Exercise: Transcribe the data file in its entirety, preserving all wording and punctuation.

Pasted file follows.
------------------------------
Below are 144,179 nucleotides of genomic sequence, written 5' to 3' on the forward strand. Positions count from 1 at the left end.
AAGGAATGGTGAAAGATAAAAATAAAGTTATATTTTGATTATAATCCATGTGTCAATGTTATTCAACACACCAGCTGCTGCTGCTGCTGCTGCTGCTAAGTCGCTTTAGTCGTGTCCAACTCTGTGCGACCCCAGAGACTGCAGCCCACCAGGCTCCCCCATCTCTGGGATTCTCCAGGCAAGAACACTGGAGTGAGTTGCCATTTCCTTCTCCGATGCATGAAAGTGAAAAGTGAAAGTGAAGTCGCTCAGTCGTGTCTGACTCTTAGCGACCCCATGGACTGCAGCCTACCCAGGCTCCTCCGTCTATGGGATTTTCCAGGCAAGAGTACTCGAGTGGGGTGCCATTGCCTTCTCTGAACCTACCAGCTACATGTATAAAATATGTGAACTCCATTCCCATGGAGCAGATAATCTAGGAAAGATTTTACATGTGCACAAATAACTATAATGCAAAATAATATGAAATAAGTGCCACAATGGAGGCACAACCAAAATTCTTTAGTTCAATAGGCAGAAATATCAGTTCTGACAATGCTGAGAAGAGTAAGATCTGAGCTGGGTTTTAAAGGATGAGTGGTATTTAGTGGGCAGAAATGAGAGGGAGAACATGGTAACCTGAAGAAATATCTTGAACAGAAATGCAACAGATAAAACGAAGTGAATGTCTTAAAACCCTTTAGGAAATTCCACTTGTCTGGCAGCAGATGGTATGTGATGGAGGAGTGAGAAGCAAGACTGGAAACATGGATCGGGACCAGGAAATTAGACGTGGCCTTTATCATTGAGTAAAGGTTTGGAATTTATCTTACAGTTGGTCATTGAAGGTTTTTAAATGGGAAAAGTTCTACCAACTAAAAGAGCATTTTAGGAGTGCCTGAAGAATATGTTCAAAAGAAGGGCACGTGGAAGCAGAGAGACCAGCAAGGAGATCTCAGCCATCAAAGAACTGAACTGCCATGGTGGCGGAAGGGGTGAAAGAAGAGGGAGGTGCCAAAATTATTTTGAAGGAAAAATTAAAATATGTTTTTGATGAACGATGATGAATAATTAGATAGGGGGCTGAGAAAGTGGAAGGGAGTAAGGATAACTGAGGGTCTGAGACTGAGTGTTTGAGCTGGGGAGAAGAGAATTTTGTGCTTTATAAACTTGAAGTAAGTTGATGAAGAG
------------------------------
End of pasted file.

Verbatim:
Below are 144,179 nucleotides of genomic sequence, written 5' to 3' on the forward strand. Positions count from 1 at the left end.
AAGGAATGGTGAAAGATAAAAATAAAGTTATATTTTGATTATAATCCATGTGTCAATGTTATTCAACACACCAGCTGCTGCTGCTGCTGCTGCTGCTAAGTCGCTTTAGTCGTGTCCAACTCTGTGCGACCCCAGAGACTGCAGCCCACCAGGCTCCCCCATCTCTGGGATTCTCCAGGCAAGAACACTGGAGTGAGTTGCCATTTCCTTCTCCGATGCATGAAAGTGAAAAGTGAAAGTGAAGTCGCTCAGTCGTGTCTGACTCTTAGCGACCCCATGGACTGCAGCCTACCCAGGCTCCTCCGTCTATGGGATTTTCCAGGCAAGAGTACTCGAGTGGGGTGCCATTGCCTTCTCTGAACCTACCAGCTACATGTATAAAATATGTGAACTCCATTCCCATGGAGCAGATAATCTAGGAAAGATTTTACATGTGCACAAATAACTATAATGCAAAATAATATGAAATAAGTGCCACAATGGAGGCACAACCAAAATTCTTTAGTTCAATAGGCAGAAATATCAGTTCTGACAATGCTGAGAAGAGTAAGATCTGAGCTGGGTTTTAAAGGATGAGTGGTATTTAGTGGGCAGAAATGAGAGGGAGAACATGGTAACCTGAAGAAATATCTTGAACAGAAATGCAACAGATAAAACGAAGTGAATGTCTTAAAACCCTTTAGGAAATTCCACTTGTCTGGCAGCAGATGGTATGTGATGGAGGAGTGAGAAGCAAGACTGGAAACATGGATCGGGACCAGGAAATTAGACGTGGCCTTTATCATTGAGTAAAGGTTTGGAATTTATCTTACAGTTGGTCATTGAAGGTTTTTAAATGGGAAAAGTTCTACCAACTAAAAGAGCATTTTAGGAGTGCCTGAAGAATATGTTCAAAAGAAGGGCACGTGGAAGCAGAGAGACCAGCAAGGAGATCTCAGCCATCAAAGAACTGAACTGCCATGGTGGCGGAAGGGGTGAAAGAAGAGGGAGGTGCCAAAATTATTTTGAAGGAAAAATTAAAATATGTTTTTGATGAACGATGATGAATAATTAGATAGGGGGCTGAGAAAGTGGAAGGGAGTAAGGATAACTGAGGGTCTGAGACTGAGTGTTTGAGCTGGGGAGAAGAGAATTTTGTGCTTTATAAACTTGAAGTAAGTTGATGAAGAG